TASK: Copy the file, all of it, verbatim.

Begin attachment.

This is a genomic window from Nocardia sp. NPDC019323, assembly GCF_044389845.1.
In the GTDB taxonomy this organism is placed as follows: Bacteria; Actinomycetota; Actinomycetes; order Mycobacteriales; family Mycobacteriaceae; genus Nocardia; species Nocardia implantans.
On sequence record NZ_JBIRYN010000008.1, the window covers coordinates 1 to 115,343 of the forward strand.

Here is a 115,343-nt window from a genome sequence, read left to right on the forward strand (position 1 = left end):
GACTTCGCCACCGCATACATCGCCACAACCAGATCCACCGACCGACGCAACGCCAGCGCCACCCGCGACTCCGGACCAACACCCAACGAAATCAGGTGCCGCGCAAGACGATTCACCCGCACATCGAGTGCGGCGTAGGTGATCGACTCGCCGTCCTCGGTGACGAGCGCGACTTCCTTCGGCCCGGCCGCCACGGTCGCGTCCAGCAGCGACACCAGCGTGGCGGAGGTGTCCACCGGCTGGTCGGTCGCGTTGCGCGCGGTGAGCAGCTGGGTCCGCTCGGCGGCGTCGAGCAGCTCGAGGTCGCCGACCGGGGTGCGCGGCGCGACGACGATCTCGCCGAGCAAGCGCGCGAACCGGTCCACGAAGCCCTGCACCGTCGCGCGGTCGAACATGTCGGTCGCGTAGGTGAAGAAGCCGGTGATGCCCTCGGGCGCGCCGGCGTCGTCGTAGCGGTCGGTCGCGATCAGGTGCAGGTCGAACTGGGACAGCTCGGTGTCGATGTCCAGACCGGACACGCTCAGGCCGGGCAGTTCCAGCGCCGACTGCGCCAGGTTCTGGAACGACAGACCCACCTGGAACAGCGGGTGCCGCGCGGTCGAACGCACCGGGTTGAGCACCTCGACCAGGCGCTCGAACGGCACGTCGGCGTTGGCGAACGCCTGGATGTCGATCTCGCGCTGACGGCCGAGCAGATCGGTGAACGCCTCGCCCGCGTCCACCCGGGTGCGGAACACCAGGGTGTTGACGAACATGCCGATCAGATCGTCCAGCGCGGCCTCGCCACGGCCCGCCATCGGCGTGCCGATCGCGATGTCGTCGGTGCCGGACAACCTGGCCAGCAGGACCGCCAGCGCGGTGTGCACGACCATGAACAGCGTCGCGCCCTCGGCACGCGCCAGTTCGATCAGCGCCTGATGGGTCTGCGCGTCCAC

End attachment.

This is a genomic window from Nocardia sp. NPDC019323, assembly GCF_044389845.1.
In the GTDB taxonomy this organism is placed as follows: Bacteria; Actinomycetota; Actinomycetes; order Mycobacteriales; family Mycobacteriaceae; genus Nocardia; species Nocardia implantans.
On sequence record NZ_JBIRYN010000008.1, the window covers coordinates 1 to 115,343 of the forward strand.

Here is a 115,343-nt window from a genome sequence, read left to right on the forward strand (position 1 = left end):
GACTTCGCCACCGCATACATCGCCACAACCAGATCCACCGACCGACGCAACGCCAGCGCCACCCGCGACTCCGGACCAACACCCAACGAAATCAGGTGCCGCGCAAGACGATTCACCCGCACATCGAGTGCGGCGTAGGTGATCGACTCGCCGTCCTCGGTGACGAGCGCGACTTCCTTCGGCCCGGCCGCCACGGTCGCGTCCAGCAGCGACACCAGCGTGGCGGAGGTGTCCACCGGCTGGTCGGTCGCGTTGCGCGCGGTGAGCAGCTGGGTCCGCTCGGCGGCGTCGAGCAGCTCGAGGTCGCCGACCGGGGTGCGCGGCGCGACGACGATCTCGCCGAGCAAGCGCGCGAACCGGTCCACGAAGCCCTGCACCGTCGCGCGGTCGAACATGTCGGTCGCGTAGGTGAAGAAGCCGGTGATGCCCTCGGGCGCGCCGGCGTCGTCGTAGCGGTCGGTCGCGATCAGGTGCAGGTCGAACTGGGACAGCTCGGTGTCGATGTCCAGACCGGACACGCTCAGGCCGGGCAGTTCCAGCGCCGACTGCGCCAGGTTCTGGAACGACAGACCCACCTGGAACAGCGGGTGCCGCGCGGTCGAACGCACCGGGTTGAGCACCTCGACCAGGCGCTCGAACGGCACGTCGGCGTTGGCGAACGCCTGGATGTCGATCTCGCGCTGACGGCCGAGCAGATCGGTGAACGCCTCGCCCGCGTCCACCCGGGTGCGGAACACCAGGGTGTTGACGAACATGCCGATCAGATCGTCCAGCGCGGCCTCGCCACGGCCCGCCATCGGCGTGCCGATCGCGATGTCGTCGGTGCCGGACAACCTGGCCAGCAGGACCGCCAGCGCGGTGTGCACGACCATGAACAGCGTCGCGCCCTCGGCACGCGCCAGTTCGATCAGCGCCTGATGGGTCTGCGCGTCCAC